Pennsylvania State University with Honeywell: Organic Semiconductor Heterojunction Solar Cells for Efficient, Low-Cost, Large Area Scalable Solar Energy Conversion. Organic solar cells hold promise to drastically lower costs but currently have low conversion efficiencies due to drawbacks in the structure of the junction interface. This project will focus on using highly ordered, high-surface-area titanium dioxide nanotube arrays in combination with organic semiconductors to fabricate low-cost solar cells with efficiencies of greater than 7%. The DOE will provide up to $1,231,843 for this approximately $1.5 million project.
University of Delaware Institute of Energy Conversion with Dow Corning: Development of a Low-Cost Insulated Foil Substrate for CIGS Photovoltaics. Currently, direct formation of flexible copper indium gallium selenium (CIGS) modules is limited by the lack of an inexpensive substrate capable of withstanding the high processing temperatures required to produce quality films. This project will address this limitation by targeting the development of a low-cost stainless steel flexible substrate coated with silicone-based resin dielectric and module processes applicable across a variety of roll-to-roll CIGS manufacturing techniques. The project will target devices based on this substrate with efficiencies greater than 12%. The DOE will provide up to $1,478,331 for this approximately $1.85 million project.
University of Delaware with SunPower: High Efficiency Back Contact Silicon Heterojunction Solar Cells. This project will deposit amorphous silicon (a-Si) films on crystalline cells to enhance the electrical properties and enable low-temperature processing. Metal contacts will be moved to the back of the cell to increase the amount of light entering the cell and increase conversion efficiencies beyond 26%. The DOE will provide up to $1,494,736 for this approximately $1.9 million project.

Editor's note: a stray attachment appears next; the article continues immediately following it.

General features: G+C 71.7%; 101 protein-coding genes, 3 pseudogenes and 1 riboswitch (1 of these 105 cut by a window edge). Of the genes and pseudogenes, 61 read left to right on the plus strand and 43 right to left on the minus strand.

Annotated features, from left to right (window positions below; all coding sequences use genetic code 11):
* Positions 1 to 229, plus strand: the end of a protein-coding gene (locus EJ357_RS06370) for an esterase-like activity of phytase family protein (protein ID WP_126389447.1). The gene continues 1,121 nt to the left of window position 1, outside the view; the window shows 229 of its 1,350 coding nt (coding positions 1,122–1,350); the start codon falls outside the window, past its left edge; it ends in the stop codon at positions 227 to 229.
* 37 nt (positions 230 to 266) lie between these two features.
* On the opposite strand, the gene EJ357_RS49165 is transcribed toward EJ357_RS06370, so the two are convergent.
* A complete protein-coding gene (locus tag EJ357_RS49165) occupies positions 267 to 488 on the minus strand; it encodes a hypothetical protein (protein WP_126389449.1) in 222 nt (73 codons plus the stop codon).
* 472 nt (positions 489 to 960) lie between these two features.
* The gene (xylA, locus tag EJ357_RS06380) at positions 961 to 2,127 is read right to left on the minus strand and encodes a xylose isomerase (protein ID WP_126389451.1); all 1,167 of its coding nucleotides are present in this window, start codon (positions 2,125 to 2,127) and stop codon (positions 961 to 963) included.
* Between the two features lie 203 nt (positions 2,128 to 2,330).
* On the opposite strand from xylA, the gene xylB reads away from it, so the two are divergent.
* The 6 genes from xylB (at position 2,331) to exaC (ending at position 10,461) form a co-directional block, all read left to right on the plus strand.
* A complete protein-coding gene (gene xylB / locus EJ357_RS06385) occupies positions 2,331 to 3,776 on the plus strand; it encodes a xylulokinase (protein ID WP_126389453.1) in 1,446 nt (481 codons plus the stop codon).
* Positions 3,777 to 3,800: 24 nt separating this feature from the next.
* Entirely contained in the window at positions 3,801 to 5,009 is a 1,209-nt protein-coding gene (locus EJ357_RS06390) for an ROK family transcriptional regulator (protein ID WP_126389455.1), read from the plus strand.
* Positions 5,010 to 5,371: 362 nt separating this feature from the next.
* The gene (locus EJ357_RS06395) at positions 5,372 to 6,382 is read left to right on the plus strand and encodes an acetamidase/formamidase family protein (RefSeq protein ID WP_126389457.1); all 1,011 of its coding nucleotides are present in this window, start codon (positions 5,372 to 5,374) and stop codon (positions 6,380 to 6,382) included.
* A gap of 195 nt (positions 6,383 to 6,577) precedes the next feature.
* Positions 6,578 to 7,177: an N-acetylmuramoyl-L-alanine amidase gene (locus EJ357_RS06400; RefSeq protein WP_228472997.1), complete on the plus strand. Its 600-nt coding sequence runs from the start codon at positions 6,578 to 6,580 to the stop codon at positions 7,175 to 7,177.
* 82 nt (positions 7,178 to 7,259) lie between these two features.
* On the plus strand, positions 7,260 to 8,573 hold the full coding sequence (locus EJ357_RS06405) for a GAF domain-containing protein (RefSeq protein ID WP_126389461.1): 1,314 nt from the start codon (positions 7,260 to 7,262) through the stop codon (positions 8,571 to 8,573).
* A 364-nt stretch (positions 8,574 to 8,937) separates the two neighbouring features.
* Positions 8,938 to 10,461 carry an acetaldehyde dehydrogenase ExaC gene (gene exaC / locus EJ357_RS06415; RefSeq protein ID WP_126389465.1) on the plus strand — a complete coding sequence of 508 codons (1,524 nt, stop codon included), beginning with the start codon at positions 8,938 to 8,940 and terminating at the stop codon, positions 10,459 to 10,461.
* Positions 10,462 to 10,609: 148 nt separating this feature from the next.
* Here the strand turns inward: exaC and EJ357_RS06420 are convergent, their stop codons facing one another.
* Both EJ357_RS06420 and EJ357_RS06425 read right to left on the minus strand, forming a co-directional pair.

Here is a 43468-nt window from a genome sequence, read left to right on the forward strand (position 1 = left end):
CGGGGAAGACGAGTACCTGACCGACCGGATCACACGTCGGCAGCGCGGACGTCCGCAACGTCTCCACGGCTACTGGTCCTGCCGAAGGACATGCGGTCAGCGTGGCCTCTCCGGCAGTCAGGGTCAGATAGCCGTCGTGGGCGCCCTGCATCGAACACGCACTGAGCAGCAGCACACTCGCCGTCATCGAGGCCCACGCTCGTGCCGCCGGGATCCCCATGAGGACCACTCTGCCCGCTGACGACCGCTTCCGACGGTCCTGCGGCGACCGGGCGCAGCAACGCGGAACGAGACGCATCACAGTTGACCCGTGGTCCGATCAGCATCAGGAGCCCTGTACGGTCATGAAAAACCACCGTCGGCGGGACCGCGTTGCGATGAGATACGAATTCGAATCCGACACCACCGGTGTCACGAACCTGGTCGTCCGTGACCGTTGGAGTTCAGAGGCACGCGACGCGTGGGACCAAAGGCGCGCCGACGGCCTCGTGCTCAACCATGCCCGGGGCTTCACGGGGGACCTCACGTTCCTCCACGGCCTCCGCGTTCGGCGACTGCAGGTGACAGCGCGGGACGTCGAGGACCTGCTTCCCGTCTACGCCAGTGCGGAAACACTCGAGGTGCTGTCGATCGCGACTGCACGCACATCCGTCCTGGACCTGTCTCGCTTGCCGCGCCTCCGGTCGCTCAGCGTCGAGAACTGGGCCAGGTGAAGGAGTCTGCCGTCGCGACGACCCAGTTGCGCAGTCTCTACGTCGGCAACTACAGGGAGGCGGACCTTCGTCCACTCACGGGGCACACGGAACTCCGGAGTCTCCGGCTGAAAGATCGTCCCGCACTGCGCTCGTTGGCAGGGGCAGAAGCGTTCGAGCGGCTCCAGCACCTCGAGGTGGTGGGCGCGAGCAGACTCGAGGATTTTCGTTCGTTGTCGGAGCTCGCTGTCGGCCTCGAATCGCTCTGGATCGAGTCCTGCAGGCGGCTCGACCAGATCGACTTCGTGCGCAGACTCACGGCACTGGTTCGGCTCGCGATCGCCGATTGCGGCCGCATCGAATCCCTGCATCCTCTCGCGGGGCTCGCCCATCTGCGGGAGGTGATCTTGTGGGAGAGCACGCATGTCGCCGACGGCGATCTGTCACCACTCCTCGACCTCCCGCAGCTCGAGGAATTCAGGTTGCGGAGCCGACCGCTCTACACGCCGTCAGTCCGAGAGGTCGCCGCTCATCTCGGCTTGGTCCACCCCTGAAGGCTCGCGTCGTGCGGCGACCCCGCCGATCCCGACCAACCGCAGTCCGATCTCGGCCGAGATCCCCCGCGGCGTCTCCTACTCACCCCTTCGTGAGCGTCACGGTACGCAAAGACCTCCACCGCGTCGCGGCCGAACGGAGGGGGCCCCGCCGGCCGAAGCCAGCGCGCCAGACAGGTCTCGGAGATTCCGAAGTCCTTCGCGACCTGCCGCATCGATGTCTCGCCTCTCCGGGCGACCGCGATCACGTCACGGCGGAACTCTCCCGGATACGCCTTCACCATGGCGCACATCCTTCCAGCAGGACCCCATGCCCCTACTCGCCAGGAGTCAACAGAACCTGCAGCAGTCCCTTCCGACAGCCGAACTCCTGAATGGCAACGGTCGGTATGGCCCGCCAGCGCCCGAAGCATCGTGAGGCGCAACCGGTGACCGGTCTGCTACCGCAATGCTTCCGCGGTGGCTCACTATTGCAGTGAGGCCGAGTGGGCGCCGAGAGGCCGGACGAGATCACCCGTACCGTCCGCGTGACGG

University of Toledo with Calyxo USA, Inc.: Improved Atmospheric Vapor Pressure Deposition to Produce Thin CdTe Absorber Layers. Record cadmium telluride (CdTe) thin film devices utilize an 8-µm-thick CdTe layer, but duplication of this structure in commercial manufacturing increases material costs and deposition time. This project will reduce the CdTe layer thickness to approximately 1 µm while targeting a 10% module efficiency. Improvements to contacts, uniformity and monolithic integration will also be achieved. The DOE will provide up to $1,164,174 for this approximately $1.7 million project.
University of Toledo with Xunlight: High-Rate Fabrication of a-Si-Based Thin-Film Solar Cells Using Large-area VHF PECVD. Reducing processing costs of amorphous silicon modules has proven difficult because increasing process throughput of conventional deposition processes results in lower device efficiency. This project aims to retain high efficiencies while fabricating high-efficiency amorphous silicon and nanocrystalline silicon solar cells at high rates. The project will target 10% conversion efficiency for amorphous silicon/nanocrystalline silicon (a-Si/nc-Si) solar cells. The DOE will provide up to $1,442,266 for this approximately $1.9 million project.
Visit www.energy.gov for more information.